By William Blake
William Blake is a poet with no parallel, who remains a resource of knowledge and notion to numerous members through the global.
This choice was once commissioned in 1905 by means of the company of George Routledge from W.B. Yeats, who had formerly been one of many pioneer editors of Blake's prophetic books. Yeats, one of many few poets whose paintings might be in comparison with that of Blake, ready a special collection of his poetic and prose writings. there is not any higher method to come across the paintings of 1 poetic genius than because it is gifted through one other, and Yeats understood Blake in a fashion few others did.
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Extra resources for Collected Poems (Routledge Classics)
Alas, how frail Our best of hopes, how soon they fail! With crimson drops he stains the ground; 15 16 poetical sketches Confusion startles all around. Poor piteous Dick supports his head, And fain would cure the hurt he made. But Kitty hasted with a key, And down his back they straight convey The cold relief; the blood is stayed, And Hodge again holds up his head. Such are the fortunes of the game; And those who play should stop the same By wholesome laws, such as—All those Who on the blinded man impose Stand in his stead; as, long agone When men were ﬁrst a nation grown, Lawless they lived, till wantonness And liberty began to increase, And one man lay in another’s way; Then laws were made to keep fair play.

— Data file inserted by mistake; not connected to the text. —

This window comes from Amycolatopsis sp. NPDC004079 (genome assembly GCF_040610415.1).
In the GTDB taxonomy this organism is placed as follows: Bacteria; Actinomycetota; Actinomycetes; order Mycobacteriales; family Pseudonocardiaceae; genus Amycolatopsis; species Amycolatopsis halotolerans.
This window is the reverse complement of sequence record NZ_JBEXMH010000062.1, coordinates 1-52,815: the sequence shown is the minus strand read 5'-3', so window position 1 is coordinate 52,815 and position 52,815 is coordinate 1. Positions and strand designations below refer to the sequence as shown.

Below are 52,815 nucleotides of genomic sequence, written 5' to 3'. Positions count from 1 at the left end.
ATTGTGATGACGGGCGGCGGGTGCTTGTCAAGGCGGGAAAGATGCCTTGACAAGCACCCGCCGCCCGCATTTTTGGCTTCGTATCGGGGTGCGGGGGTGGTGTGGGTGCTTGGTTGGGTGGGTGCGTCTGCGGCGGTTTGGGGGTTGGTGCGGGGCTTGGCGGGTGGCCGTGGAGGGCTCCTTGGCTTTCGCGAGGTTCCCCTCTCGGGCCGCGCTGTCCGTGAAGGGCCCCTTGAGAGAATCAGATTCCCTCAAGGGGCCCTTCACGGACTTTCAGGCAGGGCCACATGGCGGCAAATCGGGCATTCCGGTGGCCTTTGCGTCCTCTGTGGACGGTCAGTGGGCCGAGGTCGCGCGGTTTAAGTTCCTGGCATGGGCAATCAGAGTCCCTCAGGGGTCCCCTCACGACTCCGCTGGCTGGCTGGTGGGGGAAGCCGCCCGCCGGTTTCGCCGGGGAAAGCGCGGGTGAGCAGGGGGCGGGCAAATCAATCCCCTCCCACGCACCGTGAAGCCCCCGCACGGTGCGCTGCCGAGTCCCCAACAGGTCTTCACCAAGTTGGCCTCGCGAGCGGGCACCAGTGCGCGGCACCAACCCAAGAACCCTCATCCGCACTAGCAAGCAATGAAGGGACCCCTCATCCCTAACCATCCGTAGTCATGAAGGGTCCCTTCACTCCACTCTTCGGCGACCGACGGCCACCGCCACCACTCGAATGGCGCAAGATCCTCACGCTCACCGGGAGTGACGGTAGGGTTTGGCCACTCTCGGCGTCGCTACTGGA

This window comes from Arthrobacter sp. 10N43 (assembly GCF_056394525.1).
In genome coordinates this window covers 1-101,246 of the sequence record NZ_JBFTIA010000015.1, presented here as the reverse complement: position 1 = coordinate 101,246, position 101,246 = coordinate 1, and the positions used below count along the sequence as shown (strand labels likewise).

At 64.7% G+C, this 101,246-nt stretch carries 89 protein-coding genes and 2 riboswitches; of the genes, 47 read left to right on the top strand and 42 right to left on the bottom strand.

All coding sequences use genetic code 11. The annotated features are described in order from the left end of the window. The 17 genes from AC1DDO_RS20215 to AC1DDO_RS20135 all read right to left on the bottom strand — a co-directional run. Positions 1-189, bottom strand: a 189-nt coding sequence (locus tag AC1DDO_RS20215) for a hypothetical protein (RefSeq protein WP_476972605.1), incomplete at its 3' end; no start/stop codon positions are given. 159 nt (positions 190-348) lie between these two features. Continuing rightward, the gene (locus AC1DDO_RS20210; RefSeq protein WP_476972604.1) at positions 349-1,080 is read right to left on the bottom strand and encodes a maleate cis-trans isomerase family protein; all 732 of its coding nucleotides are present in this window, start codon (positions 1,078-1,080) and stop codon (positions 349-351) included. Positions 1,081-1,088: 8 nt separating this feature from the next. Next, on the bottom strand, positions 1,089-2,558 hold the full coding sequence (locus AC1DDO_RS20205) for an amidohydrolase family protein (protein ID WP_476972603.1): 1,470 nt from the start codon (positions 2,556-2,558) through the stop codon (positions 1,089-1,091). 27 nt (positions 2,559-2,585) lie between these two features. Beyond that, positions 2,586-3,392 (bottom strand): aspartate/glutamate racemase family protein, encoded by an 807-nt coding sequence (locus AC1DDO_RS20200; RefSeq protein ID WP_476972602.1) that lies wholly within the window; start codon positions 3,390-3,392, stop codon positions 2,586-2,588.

My Lord Bishop, you would recommend us agriculture? Sweet Prince, the arts of peace are great, And no less glorious than those of war, Perhaps more glorious, in the philosophic mind. When I sit at my home, a private man, My thoughts are on my gardens and my ﬁelds, How to employ the hand that lacketh bread. If Industry is in my diocese, Religion will ﬂourish; each man’s heart Is cultivated and will bring forth fruit: This is my private duty and my pleasure. But, as I sit in council with my prince, My thoughts take in the general good of the whole, And England is the land favoured by Commerce; For Commerce, though the child of Agriculture, Fosters his parent, who else must sweat and toil, And gain but scanty fare.
These, with the exception of “The Ghost of Abel,” a dramatic fragment written very early, but not appearing until 1822, were the last poems published by him. He continued until the end of his life to ﬁnd occasional purchasers for these and other “Prophetic Books,” but never any to read and understand. He did not, however, cease to write. “I have written more than Voltaire or Rousseau,” he said, in one of the last years of his life; “six or seven epic poems as long as Homer, and twenty tragedies as long as Macbeth.